Heart of Texas Magazine

Chasing the BBQ Truths, Myths and Legends through Texas

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Tony Maples Photography


“Cooking is like painting or writing a song. Just as there are so many notes or colors, there are only so many flavors- It’s how you combine them that sets you apart.”-Wolfgang Puck

Tried and true and about as American as we can get is our love affair with barbeque. Or is it BBQ, Bar-b-que, barbecue, or even barbacoa? There are a variety of ways used to pronounce it, just as there are a variety of down-home family recipes passed from generation to generation ready to argue their barbecue is the best! Believe it or not, it also goes way beyond Texas. Although we Texans love to brag we have the best barbecue anywhere across the globe, the truth of the matter is scrumptious barbeque can be found in other states, each with their own unique style to it. Is it as renowned as, say, Black’s Barbecue in Lockhart, Franklin’s BBQ in Austin, or Truth BBQ in Brenham? Some would argue not, but one thing for sure is that everything is bigger in Texas, and good barbecue is a prime example.

Chasing the BBQ Truths, Myths and Legends through Texas

Photo: “A southern barbecue, wood engraving from a sketch by Horace Bradley.”

The evolution of our beloved barbecue can be traced to areas known as the “barbecue belt,” according to an article by Smithsonian.com. “The area of the United States known as the “barbecue belt” houses four distinct barbecue traditions – Carolina, Texas, Memphis, and Kansas City.” Interestingly enough, I also came across an article from CulinaryLore in my search for the backstory on barbecue and discovered some unique explanations about where the word was derived.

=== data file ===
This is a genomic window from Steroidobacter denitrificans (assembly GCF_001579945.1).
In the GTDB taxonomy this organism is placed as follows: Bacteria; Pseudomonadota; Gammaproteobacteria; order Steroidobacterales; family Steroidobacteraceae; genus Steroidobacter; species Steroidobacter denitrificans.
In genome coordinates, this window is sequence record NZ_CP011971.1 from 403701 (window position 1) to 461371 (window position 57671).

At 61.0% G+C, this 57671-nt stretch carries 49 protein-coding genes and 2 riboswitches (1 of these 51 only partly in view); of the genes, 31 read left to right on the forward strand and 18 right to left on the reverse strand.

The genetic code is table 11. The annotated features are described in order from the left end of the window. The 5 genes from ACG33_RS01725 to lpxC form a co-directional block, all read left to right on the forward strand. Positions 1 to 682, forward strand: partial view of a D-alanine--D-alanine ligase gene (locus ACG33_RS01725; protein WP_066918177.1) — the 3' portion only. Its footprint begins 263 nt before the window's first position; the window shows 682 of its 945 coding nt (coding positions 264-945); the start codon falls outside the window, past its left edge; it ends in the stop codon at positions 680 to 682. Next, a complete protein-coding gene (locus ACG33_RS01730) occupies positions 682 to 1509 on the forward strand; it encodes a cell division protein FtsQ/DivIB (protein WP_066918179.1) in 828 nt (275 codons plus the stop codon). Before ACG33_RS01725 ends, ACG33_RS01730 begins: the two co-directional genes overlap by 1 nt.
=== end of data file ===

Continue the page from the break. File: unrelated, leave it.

Chasing the BBQ Truths, Myths and Legends through Texas

Photo: Courtesy of Franklin BBQ

Call them what you may, facts, theories, or myths, but the following explanations as to how the word barbecue made its way into the hearts of millions is worth a share. One theory, according to culinarylore.com, says the French laid claim to the word by stating it comes from… “barbe à queue which translates loosely into “from beard to tail.” Simply put, roasting the entire pig over fire pits, which, according to CulinaryLore, was how the first barbecues were done. The Spanish laid claim to the derivative of the word by stating it had… “actually come from the Carribbean Taino Indians, who cooked on high wooden racks above burning wood. They called these racks barbacoas.” Furthermore, they state Columbus brought this technique back to Spain, which in turn introduced the pigs into the mix because they “brought the pigs to Florida which multiplied throughout the Southeast.” Lastly, the word is said to come from “the Taino word barabicu which means the sacred fire pit,” shared CulinaryLore. Although these explanations sound good in theory, the origins vary as much as the variety of barbecue recipes you will come across.